Scarcity of textbooks

In a way, Mr. Mahama has a point on the non-availability of some textbooks; however, that in no way should undervalue the provision of tablets to students. This is because tablets have the capacity to accommodate several textbooks and have proven to be very effective as learning materials in the countries as I mentioned earlier. To the extent that the initiative aims to help students to acquire skills in computer literacy and technological know-how, we should encourage it rather than demonising it.

I have also heard complaints by some publishers of books that the initiative will stifle their businesses. Much as their fears have some basis, they should explore the enormous opportunities in e-publishing, which is the new approach in publishing. In the future, majority of printed educational materials will migrate to digital platforms. This is the reality of a fast digitalising world, which appears unstoppable.

Sadly, Mr. Mahama argues that the initiative is nothing short of attempts to induce votes in favour of the ruling party’s candidate, Dr. Mahamudu Bawumia. Ironically, during the 2016 General Elections, the ex-president promised the same tablets to students. If he was not enticing voters in 2016, why is he worried that the current initiative is a vote-buying agenda.

Decolonising our education

Unless we change our mindset over critical national issues other than the craze for power, we are going to remain backward and play second fiddle to our Asian counterparts who appear to have a clearer vision for human resource development. In those Asian countries, human resource development is integrated into their educational curricula to transform their economies, no matter which political party is in power.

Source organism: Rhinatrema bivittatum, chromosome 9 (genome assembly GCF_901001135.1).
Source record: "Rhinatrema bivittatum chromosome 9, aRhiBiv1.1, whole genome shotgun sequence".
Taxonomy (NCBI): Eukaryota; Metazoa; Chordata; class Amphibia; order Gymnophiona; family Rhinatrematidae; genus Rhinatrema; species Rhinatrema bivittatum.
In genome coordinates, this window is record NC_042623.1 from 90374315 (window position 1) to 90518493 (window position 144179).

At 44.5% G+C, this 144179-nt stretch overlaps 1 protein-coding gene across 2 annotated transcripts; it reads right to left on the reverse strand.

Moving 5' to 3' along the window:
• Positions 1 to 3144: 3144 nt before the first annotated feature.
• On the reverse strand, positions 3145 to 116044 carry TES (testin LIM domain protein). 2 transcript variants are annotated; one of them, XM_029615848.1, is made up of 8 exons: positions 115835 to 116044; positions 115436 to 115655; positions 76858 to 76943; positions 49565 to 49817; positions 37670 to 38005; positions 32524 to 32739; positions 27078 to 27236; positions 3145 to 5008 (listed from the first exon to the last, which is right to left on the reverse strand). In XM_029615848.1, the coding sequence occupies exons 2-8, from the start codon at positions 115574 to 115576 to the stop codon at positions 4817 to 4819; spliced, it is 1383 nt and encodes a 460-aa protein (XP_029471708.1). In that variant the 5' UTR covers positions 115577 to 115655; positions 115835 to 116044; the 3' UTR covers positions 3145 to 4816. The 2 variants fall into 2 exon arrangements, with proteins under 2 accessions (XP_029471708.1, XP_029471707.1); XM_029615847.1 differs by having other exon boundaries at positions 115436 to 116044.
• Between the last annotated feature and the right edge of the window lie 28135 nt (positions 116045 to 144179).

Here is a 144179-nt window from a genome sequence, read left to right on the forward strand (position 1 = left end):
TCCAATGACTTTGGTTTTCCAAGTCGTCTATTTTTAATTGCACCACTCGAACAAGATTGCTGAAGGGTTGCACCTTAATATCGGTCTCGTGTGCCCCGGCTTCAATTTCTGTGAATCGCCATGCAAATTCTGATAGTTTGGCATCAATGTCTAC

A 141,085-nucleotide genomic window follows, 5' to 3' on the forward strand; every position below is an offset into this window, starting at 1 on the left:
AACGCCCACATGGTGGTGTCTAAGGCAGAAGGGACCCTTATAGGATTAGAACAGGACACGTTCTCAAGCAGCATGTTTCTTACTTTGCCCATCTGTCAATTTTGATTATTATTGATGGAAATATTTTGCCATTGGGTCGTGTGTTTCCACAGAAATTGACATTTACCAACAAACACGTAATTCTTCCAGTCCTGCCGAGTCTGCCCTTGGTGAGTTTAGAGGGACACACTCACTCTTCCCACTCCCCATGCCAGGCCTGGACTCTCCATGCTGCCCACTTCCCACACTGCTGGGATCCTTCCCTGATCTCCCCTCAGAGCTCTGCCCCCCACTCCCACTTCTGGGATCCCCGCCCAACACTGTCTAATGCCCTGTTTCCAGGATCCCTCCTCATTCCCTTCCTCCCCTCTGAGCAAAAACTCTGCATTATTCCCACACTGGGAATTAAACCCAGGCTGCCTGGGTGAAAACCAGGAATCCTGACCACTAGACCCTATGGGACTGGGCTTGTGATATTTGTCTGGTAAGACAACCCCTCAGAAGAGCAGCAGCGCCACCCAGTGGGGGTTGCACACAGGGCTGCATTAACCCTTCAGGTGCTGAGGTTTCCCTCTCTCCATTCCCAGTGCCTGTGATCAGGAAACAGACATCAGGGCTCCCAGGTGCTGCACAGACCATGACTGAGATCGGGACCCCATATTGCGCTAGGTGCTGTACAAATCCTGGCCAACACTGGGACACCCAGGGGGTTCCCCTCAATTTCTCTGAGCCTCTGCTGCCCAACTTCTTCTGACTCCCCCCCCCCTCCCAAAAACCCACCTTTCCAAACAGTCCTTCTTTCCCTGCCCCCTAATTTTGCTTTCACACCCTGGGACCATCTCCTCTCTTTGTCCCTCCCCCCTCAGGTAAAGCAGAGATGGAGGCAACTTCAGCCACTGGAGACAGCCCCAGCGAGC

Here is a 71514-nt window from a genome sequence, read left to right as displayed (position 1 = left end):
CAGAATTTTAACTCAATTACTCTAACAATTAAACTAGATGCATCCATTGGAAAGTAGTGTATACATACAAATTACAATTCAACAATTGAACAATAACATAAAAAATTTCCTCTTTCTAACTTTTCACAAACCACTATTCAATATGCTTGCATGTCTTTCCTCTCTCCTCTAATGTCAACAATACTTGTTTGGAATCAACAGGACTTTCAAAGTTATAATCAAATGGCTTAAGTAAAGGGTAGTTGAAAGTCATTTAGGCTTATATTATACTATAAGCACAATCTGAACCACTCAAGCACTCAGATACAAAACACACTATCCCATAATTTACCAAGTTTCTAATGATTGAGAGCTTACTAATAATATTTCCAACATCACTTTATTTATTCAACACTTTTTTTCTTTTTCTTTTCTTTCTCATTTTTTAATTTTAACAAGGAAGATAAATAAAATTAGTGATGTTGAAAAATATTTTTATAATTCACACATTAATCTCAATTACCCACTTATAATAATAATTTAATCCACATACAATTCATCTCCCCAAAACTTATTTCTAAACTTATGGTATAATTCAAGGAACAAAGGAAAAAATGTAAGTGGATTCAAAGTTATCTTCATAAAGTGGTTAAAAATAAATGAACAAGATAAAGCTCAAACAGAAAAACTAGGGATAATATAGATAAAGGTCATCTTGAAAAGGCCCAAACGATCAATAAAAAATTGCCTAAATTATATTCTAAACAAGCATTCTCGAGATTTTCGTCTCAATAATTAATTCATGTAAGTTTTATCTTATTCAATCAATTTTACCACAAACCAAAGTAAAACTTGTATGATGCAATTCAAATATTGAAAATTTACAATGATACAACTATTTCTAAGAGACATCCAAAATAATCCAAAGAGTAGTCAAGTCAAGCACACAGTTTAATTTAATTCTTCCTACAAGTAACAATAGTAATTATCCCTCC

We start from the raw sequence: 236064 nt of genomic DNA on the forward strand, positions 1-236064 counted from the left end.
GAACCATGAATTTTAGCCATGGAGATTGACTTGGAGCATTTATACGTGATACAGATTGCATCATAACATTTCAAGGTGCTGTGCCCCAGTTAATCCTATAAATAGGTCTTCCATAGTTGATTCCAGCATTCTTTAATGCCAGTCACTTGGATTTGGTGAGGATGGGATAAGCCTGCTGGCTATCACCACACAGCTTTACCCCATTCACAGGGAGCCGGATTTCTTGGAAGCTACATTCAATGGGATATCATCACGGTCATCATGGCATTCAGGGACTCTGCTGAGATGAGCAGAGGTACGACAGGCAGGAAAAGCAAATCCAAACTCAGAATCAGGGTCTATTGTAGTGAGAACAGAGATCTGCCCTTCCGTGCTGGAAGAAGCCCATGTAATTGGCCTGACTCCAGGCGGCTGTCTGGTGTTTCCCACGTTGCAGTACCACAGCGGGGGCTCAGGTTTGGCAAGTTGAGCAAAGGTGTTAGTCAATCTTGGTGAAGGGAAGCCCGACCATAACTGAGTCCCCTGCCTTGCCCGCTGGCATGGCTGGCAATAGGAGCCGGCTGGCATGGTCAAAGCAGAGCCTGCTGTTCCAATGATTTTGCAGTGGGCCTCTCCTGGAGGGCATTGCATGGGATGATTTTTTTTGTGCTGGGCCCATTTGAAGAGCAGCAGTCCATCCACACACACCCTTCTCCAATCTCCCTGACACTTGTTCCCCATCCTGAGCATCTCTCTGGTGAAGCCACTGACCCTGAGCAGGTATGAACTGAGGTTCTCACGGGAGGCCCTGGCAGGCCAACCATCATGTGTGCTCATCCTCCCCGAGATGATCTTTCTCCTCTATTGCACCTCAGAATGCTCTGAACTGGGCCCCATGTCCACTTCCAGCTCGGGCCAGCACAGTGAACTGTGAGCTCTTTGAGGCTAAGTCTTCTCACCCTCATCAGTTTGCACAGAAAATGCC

In fact, the petty debates over laptops is an indicator that some of our leaders have no clue where the country should be heading regarding education and manpower development. Instead, what should be on radio and television for discussion should be how we can decolonise and dewesternise our education right from basic school to universities.

Decolonisation and dewesternisation constitute attempts to embrace alternative worldviews and radically change the ancient notions of Africa. A key consequence of colonialism is that Western knowledge is presented in educational books as universal. As things stand now, our educational system has failed to help us liberate our minds from colonial mentality.

Today’s Africa is a colonised person, largely because of the failure of education leaders to tailor our education to our local needs. Several years after independence, our education system is still based on colonial concepts and theories with little, if any, introduction of our indigenous cultural and knowledge systems into our educational curricula.